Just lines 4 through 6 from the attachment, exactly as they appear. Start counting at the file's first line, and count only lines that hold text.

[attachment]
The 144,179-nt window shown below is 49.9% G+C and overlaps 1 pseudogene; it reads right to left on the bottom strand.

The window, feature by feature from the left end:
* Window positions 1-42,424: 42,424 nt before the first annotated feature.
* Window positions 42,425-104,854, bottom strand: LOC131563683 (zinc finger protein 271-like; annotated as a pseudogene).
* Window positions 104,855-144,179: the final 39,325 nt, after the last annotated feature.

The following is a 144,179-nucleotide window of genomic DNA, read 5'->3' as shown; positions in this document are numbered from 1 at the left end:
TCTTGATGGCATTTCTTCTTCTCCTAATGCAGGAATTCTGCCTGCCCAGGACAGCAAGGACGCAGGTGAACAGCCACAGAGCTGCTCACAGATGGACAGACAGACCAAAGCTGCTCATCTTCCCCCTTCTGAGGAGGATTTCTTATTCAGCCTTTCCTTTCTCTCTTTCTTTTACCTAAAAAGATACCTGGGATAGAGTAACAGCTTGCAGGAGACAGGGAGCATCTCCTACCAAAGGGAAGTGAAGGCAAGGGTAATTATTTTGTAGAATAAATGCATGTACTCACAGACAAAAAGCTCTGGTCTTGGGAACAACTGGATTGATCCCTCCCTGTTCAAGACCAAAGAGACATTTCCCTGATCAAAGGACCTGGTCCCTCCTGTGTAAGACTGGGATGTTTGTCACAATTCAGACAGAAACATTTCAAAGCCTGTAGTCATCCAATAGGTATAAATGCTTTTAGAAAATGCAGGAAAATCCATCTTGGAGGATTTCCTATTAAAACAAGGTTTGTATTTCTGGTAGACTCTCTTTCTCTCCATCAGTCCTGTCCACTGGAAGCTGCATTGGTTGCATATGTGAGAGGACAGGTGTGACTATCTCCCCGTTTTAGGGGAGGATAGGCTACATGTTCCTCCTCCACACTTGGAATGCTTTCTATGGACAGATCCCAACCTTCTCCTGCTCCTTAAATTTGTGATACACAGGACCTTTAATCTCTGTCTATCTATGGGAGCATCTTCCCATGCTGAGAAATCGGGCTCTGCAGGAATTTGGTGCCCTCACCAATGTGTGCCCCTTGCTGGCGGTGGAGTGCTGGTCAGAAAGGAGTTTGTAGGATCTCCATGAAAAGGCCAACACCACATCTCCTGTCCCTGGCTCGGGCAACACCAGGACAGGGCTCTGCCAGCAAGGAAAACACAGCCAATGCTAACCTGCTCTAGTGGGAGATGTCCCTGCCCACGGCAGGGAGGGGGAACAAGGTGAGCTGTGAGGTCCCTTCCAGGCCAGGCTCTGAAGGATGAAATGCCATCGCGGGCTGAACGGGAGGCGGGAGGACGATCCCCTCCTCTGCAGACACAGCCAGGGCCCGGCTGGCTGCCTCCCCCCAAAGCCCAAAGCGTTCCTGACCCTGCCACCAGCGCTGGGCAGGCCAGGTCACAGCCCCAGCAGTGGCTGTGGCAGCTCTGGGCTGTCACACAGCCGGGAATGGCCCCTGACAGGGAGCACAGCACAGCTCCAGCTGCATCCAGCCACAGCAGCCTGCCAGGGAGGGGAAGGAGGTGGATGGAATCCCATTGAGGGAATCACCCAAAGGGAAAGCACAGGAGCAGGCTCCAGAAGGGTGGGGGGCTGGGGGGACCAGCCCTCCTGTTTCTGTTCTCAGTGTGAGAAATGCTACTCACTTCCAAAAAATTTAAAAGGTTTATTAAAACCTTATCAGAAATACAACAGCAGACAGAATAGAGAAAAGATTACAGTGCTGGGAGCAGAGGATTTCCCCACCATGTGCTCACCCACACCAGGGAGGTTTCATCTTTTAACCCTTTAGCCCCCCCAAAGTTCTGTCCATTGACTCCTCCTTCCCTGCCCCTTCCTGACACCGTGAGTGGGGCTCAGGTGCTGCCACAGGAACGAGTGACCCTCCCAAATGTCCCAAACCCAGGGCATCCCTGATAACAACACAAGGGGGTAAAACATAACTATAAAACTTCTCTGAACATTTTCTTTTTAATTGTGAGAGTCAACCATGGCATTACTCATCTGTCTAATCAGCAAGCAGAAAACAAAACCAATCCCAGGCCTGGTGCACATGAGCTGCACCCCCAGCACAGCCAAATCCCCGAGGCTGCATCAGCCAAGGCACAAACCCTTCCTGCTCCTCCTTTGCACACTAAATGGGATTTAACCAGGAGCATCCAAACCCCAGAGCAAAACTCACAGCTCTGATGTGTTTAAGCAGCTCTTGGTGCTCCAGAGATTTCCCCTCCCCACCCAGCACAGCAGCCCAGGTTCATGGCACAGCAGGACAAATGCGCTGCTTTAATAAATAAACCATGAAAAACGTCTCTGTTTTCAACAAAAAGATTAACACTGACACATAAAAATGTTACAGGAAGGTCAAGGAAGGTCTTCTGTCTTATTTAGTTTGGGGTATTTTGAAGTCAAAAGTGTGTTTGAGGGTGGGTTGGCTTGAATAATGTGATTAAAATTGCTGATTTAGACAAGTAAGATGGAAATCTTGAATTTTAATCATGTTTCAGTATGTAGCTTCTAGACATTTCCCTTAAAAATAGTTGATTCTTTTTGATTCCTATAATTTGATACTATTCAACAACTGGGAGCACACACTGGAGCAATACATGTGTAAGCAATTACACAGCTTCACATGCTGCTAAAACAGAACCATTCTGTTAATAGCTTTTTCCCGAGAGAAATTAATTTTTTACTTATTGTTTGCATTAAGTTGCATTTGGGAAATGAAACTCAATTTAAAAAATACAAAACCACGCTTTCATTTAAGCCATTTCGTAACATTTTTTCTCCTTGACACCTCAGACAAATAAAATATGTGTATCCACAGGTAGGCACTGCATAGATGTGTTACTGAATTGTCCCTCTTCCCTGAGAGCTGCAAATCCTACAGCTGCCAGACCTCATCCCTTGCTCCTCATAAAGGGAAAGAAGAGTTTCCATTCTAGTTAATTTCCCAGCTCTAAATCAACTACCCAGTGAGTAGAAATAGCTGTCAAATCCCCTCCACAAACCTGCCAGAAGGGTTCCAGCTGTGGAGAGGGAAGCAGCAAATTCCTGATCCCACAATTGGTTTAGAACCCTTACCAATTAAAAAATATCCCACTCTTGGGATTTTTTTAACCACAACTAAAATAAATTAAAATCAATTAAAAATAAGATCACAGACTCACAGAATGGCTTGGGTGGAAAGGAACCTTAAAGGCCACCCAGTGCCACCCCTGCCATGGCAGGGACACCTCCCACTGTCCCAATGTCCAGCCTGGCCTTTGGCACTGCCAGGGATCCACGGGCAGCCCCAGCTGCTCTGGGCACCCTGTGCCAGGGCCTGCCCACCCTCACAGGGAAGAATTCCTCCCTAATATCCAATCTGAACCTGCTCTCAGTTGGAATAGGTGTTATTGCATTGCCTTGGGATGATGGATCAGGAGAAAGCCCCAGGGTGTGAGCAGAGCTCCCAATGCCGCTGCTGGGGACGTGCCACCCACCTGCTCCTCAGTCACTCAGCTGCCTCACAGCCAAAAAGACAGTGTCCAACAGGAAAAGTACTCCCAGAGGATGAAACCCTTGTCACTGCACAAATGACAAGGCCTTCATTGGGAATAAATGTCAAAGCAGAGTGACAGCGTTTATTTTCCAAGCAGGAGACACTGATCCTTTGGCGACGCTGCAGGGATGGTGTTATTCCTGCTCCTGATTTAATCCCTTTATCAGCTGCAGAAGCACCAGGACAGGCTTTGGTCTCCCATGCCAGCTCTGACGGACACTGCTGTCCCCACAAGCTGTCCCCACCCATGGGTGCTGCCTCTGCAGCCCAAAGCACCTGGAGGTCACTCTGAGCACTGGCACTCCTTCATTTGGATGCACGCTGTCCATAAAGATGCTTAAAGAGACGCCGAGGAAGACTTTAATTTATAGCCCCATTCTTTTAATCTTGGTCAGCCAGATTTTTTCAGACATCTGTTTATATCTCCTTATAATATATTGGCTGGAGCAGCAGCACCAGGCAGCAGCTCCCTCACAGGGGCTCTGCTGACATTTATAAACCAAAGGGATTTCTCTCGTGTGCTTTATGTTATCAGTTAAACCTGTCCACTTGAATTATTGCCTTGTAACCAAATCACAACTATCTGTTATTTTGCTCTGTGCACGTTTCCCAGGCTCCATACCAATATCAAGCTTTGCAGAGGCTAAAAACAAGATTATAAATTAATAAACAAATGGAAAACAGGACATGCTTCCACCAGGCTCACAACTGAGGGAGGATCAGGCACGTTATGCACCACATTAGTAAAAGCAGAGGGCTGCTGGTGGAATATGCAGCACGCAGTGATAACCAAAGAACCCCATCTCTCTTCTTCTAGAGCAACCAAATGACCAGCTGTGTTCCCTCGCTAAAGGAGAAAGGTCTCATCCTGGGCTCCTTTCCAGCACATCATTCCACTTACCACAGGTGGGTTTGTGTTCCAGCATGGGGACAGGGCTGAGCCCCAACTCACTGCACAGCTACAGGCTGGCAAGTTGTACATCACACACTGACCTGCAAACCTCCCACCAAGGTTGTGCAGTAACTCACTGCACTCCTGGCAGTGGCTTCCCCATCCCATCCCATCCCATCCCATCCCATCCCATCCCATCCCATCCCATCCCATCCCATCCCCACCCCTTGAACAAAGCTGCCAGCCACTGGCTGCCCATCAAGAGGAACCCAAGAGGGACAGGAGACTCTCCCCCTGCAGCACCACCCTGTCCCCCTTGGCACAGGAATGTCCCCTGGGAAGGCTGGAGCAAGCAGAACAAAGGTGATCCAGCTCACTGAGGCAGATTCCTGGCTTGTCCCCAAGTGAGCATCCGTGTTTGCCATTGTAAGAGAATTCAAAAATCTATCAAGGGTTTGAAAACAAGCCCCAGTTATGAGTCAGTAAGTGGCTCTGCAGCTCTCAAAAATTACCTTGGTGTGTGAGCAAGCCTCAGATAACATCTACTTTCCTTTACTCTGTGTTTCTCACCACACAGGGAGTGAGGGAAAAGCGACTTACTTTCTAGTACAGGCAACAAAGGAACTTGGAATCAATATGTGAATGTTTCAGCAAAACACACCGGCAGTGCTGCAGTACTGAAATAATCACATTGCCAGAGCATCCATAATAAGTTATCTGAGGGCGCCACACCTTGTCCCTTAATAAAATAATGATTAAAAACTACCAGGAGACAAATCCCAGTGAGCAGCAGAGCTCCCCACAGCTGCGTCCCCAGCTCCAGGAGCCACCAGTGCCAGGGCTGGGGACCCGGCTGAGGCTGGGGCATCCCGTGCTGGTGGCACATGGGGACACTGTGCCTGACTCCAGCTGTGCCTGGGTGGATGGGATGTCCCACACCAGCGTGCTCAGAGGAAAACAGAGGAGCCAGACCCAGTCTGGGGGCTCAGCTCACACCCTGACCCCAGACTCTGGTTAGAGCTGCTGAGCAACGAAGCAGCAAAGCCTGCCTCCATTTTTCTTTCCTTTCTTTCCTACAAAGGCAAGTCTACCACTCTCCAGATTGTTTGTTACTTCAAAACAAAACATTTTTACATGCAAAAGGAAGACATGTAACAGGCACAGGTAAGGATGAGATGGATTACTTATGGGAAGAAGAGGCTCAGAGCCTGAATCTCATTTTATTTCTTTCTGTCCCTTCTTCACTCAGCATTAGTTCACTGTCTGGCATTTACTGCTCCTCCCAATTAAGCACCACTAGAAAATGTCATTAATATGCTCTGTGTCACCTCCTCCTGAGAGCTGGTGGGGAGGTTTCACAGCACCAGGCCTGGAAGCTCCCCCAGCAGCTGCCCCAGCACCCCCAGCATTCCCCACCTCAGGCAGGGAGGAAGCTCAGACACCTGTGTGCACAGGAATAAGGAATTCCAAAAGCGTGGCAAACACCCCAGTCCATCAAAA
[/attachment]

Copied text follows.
* Window positions 42,425-104,854, bottom strand: LOC131563683 (zinc finger protein 271-like; annotated as a pseudogene).
* Window positions 104,855-144,179: the final 39,325 nt, after the last annotated feature.

The following is a 144,179-nucleotide window of genomic DNA, read 5'->3' as shown; positions in this document are numbered from 1 at the left end: